on The Guardians, a memoir by Sarah Manguso (Farrar Straus and Giroux)

Mimi Alford’s JFK memoir, Once Upon A Secret, is now a New York Times bestseller. The author says, “Talking about it is really helping me. It’s making me feel whole.” Feeling whole, she has written. The memory of soaking in a post-coital bathtub with the president is now a cooled-off, discrete object she can describe with equanimity.

MangusoCover.jpegHer book may be exploitative trash, but it shares a characteristic with many so-called literary memoirs, namely an inability to give the reader a sense of its necessity. The author may state its exigency, but the reader doesn’t feel it. The story may agitate our sentiments, but only in a conventional way. In the end, what we have on our hands is a grab for celebrity and a reflection of credit on the writer. Among the many recent illness, disability, grief and death memoirs, there are only a few that stand out as dynamic works.

The Guardians, Sarah Manguso’s memoir about the 2008 death of her friend Harris Wulfson, is especially intent on skirting convention. In fact, eluding, disparaging, being ill-equipped or unwilling to feel culturally grooved responses to death are what The Guardians is largely about. At age 34, Harris threw himself under a subway train after walking out unnoticed from a hospital. A musical prodigy, he rises in memory as a bundle of anecdotal quirks and endearing gestures. She writes, “He liked whitefish. He liked drinking Manhattans. He timed his jump in front of the train, and that’s the story.” And, “In ten years I never heard him say anything unkind about a woman.” In death, his absence seems to flare up to meet Manguso’s fretful, disconsolate presence.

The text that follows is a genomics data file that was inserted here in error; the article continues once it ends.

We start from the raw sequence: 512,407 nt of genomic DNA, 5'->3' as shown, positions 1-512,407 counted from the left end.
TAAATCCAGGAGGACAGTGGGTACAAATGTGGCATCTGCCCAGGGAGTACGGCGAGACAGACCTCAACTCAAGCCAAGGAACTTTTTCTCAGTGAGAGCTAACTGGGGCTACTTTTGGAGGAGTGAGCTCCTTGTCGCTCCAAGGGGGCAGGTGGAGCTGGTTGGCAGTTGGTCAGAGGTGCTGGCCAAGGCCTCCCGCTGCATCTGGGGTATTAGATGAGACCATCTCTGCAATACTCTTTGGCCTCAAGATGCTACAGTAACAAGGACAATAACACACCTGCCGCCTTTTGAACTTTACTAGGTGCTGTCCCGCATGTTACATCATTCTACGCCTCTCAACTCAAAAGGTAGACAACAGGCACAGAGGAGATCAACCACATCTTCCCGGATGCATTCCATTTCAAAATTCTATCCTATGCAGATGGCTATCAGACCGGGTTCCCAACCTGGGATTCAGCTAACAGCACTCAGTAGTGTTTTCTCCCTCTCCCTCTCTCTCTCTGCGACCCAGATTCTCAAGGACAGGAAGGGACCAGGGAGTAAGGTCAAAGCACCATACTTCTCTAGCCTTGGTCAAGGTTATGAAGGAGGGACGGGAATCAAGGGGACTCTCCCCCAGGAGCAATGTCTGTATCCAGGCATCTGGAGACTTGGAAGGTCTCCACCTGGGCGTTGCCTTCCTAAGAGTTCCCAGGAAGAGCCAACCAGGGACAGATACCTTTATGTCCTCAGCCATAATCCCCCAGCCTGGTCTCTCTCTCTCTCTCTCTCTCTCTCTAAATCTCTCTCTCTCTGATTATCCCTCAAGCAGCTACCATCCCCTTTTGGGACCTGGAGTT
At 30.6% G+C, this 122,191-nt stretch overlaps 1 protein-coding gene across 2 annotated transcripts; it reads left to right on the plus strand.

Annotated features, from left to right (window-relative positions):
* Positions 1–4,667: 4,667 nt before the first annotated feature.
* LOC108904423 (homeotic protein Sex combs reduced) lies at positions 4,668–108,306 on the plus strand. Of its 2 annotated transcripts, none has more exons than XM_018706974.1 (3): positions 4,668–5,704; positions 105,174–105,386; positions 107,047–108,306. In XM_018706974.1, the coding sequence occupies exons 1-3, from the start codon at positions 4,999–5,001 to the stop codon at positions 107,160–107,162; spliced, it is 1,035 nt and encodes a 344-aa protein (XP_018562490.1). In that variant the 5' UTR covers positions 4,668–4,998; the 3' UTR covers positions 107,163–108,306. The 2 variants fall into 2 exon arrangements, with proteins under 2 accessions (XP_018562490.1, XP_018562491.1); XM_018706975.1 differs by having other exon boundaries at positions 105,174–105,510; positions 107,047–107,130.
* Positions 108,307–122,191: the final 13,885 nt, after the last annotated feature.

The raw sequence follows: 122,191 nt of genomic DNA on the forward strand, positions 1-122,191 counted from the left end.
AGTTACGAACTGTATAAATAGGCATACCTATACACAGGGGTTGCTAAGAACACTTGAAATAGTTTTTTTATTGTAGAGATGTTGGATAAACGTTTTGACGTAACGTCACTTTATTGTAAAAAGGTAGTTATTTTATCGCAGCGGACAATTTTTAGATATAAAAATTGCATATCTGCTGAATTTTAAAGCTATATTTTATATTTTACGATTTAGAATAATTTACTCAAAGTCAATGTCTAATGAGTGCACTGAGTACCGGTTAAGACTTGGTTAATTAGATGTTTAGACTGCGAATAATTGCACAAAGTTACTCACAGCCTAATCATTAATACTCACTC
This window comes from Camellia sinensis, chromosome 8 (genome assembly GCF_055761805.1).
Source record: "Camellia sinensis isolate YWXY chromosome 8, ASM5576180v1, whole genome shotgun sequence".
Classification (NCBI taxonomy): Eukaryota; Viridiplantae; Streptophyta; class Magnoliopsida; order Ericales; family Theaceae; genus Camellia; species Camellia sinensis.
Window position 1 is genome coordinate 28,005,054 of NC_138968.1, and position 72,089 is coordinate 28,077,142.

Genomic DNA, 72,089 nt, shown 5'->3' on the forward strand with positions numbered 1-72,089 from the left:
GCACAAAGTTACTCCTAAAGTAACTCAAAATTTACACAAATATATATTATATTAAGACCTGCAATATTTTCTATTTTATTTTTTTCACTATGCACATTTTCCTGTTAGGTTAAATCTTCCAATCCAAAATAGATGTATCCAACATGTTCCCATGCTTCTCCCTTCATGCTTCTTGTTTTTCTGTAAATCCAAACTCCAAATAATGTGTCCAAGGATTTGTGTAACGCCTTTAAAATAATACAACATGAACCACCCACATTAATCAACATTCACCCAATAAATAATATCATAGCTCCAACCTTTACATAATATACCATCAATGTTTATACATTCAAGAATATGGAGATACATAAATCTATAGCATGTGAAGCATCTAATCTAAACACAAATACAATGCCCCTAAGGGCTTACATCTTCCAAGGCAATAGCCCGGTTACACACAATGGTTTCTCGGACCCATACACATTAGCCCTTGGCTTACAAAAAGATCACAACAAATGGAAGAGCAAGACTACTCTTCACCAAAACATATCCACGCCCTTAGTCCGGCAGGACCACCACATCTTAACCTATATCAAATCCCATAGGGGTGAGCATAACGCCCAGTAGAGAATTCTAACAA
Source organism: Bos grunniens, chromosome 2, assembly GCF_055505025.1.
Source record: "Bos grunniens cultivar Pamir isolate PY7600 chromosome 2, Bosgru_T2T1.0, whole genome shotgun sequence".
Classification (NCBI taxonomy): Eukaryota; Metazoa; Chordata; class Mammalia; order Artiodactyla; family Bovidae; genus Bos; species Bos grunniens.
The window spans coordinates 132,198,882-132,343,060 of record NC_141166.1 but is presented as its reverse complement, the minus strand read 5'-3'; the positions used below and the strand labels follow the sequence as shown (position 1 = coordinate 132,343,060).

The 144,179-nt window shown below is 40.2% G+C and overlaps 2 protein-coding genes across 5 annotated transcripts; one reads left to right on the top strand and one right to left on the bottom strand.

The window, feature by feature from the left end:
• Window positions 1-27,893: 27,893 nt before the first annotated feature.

MangusoColor.jpegTheir relationship fills in and fades as the narrative proceeds – sufficient story and structured time to provide an armature for Manguso’s less manageable but more critical obsessions. “I’m working on a book about a man who jumps in front of a train,” she writes. “I have no interest in hanging a true story on an artificial scaffolding of plot, but what is the true story? My friend died – that isn’t a story.” But by page 30, where the above excerpt appears, the reader may be expecting that scaffolding. She wants us to let go. At the time of Harris’ death, Manguso was enjoying a fellowship in Rome, though “enjoying” isn’t what she is inclined to do. She recalls, “On my way to the hallway bathroom I always ran into someone who would greet me with some well-meaning banality that wrapped me in frustrated loathing and prevented me from writing for the rest of the way.” Dear Reader, she implies, listen to me but spare me your usual banal response to my topic.

The Guardians comprises a series of brief reflections. At mid-book, we find the following:

“I read the obituaries every day to learn what sorts of lives are available to us, to see an entire life compressed into a few column inches, to fit the while story in my eye at once.
I say I’m interested in life, but really I want to play a little game with Death. I want to lie down next to him and smell his infected breath.
After he pins me with his rotten arms and burst knees, gray bone showing at the joint, I want to wake up alone with bruised eyes, his hair in my teeth. And then I want to whisper a little story about him inside the safest locked room in the world.”